Here are some of the best and worst pitches I’ve gotten over the past few years.
As you go through them, you’ll start to notice that good pitches are very personalized and valuable, while bad pitches are usually the opposite.
Bad Pitch #1
This one is bad from the very beginning...they didn’t update the subject line. This one got deleted immediately and is clearly a mass email template.
Bad Pitch #2
This one’s slightly better than the last, but the issue here is the recommended topics. The site this individual reached out about was not even close to related to the topics they recommended.
Good Outreach #1
This one does a great job of quickly explaining who they are, what their company does, and how they could help my company (I blurred details to keep the sender anonymous).
You can immediately see this individual gave me his company’s unique selling proposition (which is directly related to the site they reached out about) and offered value (sponsoring content).
They also included several key details that made it obvious that they researched me and my company and took the time to personalize their pitch.
Good Outreach #2
This is a great email that didn’t need much personalization. The sender pitched their company and how they could help my client via link building and content partnerships.
Because they know that my client is trying to grow their organic traffic, this offer is very valuable and garnered a response.
Step 5. Track your campaign and send follow-ups.
The final step in this process is simply doing the work.
The number of emails you need to send per day completely depends on your goals, but I usually send emails out early in the week during afternoon hours (hangry people are way less likely to accept your pitch).
Then, I simply follow up one time 3-5 business days later.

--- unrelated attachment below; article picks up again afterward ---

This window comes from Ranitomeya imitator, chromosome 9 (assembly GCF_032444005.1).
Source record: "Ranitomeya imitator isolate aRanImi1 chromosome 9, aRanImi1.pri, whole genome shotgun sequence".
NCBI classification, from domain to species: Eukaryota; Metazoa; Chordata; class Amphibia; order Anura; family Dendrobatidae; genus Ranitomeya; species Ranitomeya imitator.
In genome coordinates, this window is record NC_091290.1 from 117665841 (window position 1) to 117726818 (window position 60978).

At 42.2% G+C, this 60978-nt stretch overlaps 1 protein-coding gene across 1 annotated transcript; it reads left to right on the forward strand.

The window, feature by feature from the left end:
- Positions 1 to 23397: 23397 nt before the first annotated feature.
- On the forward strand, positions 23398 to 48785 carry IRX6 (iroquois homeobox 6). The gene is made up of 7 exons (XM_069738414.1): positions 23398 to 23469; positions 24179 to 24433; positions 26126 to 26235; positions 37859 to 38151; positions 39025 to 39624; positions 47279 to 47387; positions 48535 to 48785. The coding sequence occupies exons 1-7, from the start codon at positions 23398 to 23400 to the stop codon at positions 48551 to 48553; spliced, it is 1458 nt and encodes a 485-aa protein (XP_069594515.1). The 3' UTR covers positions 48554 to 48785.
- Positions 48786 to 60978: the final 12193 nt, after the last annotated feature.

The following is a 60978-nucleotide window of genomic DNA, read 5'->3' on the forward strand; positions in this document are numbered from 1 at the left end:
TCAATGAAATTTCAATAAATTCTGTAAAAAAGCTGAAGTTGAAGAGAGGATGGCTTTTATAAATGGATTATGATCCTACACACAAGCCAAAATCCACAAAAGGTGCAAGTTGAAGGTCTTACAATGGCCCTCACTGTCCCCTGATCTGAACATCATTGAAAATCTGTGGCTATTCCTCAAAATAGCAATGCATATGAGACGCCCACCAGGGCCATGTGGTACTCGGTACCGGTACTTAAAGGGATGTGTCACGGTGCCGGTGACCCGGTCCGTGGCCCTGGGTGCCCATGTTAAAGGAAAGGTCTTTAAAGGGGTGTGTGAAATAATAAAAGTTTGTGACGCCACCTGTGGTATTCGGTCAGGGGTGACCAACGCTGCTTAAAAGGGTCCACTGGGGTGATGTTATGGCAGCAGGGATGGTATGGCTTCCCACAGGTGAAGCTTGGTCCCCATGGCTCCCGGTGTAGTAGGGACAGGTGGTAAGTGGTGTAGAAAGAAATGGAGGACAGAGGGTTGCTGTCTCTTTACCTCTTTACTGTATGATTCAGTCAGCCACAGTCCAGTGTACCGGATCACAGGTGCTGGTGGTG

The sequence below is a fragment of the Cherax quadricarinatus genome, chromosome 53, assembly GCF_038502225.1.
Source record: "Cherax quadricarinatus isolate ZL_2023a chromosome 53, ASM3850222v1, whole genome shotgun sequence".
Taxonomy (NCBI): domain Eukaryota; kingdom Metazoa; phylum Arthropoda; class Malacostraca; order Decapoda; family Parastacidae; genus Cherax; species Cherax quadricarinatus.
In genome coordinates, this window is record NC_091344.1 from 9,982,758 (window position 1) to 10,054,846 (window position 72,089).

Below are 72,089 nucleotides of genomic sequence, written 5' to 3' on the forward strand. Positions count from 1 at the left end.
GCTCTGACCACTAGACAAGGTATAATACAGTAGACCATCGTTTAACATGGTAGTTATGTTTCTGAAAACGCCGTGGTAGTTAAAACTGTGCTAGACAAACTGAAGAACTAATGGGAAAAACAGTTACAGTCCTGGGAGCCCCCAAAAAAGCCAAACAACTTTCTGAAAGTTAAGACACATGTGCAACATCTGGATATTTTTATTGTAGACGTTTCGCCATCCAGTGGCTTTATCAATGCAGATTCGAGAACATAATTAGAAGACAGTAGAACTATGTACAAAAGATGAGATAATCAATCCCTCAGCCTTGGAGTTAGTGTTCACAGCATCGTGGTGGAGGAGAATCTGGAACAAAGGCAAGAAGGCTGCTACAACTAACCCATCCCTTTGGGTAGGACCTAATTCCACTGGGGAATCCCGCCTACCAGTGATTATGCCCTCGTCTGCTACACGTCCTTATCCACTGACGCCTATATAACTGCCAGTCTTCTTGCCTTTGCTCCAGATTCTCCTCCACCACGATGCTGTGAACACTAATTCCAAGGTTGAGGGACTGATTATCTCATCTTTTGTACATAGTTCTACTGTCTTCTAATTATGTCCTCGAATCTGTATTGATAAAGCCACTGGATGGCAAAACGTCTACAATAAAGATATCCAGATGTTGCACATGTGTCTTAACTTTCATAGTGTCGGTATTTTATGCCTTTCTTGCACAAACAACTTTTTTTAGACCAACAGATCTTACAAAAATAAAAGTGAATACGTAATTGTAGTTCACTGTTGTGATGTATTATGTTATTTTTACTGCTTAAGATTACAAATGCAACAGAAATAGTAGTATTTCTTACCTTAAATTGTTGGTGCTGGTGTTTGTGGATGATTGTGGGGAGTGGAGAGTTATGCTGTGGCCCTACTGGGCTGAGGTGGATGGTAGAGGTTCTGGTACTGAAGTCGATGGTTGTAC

I’ve found a single follow-up to be the best middle ground between not annoying people and reminding people to respond if they’re interested.
You’ll usually get more responses from a follow-up than you will from your initial email.
Luckily, Hunter makes this whole process easy with their Campaigns tool.
It lets you manage your campaigns straight from your Gmail inbox and can automate follow-ups.
It also provides data on opens, replies, etc. so you can test your subject lines and pitches.
Additional read: How to Write a Follow-Up Email After No Response
Writing a Great Pitch Can Change Your Business
It can be overwhelming to think about spending all this time on a pitch that might not get a response.
That’s a fair concern.
Because regardless of how good your pitch is, there’s always a chance you’ll never hear back.
That’s just life.
But I can promise you that writing highly personalized and valuable pitches will drastically increase your conversion rates.
And one email or article has the potential to change everything.
I’m living proof.
A single cold email back in 2017 ended up generating over $50,000 in revenue for my agency.
Another cold pitch in 2019 ended up getting an article published on a huge marketing site—which ended up ranking in Google and sending me consistent leads.
Spending the time on each pitch is worth it. :)